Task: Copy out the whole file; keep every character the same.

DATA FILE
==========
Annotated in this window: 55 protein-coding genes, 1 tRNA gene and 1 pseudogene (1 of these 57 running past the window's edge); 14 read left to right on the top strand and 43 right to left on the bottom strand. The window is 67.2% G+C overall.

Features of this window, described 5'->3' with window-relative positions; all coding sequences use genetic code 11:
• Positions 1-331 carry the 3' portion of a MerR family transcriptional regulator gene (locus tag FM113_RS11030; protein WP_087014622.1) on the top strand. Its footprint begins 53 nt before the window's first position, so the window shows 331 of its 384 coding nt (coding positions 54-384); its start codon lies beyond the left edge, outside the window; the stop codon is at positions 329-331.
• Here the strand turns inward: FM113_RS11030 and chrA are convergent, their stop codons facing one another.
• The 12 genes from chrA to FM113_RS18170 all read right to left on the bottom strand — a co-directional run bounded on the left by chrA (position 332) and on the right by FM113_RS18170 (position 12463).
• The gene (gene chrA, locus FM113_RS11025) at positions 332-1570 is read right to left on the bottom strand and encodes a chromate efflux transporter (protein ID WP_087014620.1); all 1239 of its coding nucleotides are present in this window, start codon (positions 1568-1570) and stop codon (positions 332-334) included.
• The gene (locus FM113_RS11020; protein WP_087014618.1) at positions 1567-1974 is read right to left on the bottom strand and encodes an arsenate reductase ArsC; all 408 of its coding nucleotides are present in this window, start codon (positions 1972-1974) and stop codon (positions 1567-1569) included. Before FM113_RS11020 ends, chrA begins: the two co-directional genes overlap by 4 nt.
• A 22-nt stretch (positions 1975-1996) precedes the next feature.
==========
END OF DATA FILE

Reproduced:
Annotated in this window: 55 protein-coding genes, 1 tRNA gene and 1 pseudogene (1 of these 57 running past the window's edge); 14 read left to right on the top strand and 43 right to left on the bottom strand. The window is 67.2% G+C overall.

Features of this window, described 5'->3' with window-relative positions; all coding sequences use genetic code 11:
• Positions 1-331 carry the 3' portion of a MerR family transcriptional regulator gene (locus tag FM113_RS11030; protein WP_087014622.1) on the top strand. Its footprint begins 53 nt before the window's first position, so the window shows 331 of its 384 coding nt (coding positions 54-384); its start codon lies beyond the left edge, outside the window; the stop codon is at positions 329-331.
• Here the strand turns inward: FM113_RS11030 and chrA are convergent, their stop codons facing one another.
• The 12 genes from chrA to FM113_RS18170 all read right to left on the bottom strand — a co-directional run bounded on the left by chrA (position 332) and on the right by FM113_RS18170 (position 12463).
• The gene (gene chrA, locus FM113_RS11025) at positions 332-1570 is read right to left on the bottom strand and encodes a chromate efflux transporter (protein ID WP_087014620.1); all 1239 of its coding nucleotides are present in this window, start codon (positions 1568-1570) and stop codon (positions 332-334) included.
• The gene (locus FM113_RS11020; protein WP_087014618.1) at positions 1567-1974 is read right to left on the bottom strand and encodes an arsenate reductase ArsC; all 408 of its coding nucleotides are present in this window, start codon (positions 1972-1974) and stop codon (positions 1567-1569) included. Before FM113_RS11020 ends, chrA begins: the two co-directional genes overlap by 4 nt.
• A 22-nt stretch (positions 1975-1996) precedes the next feature.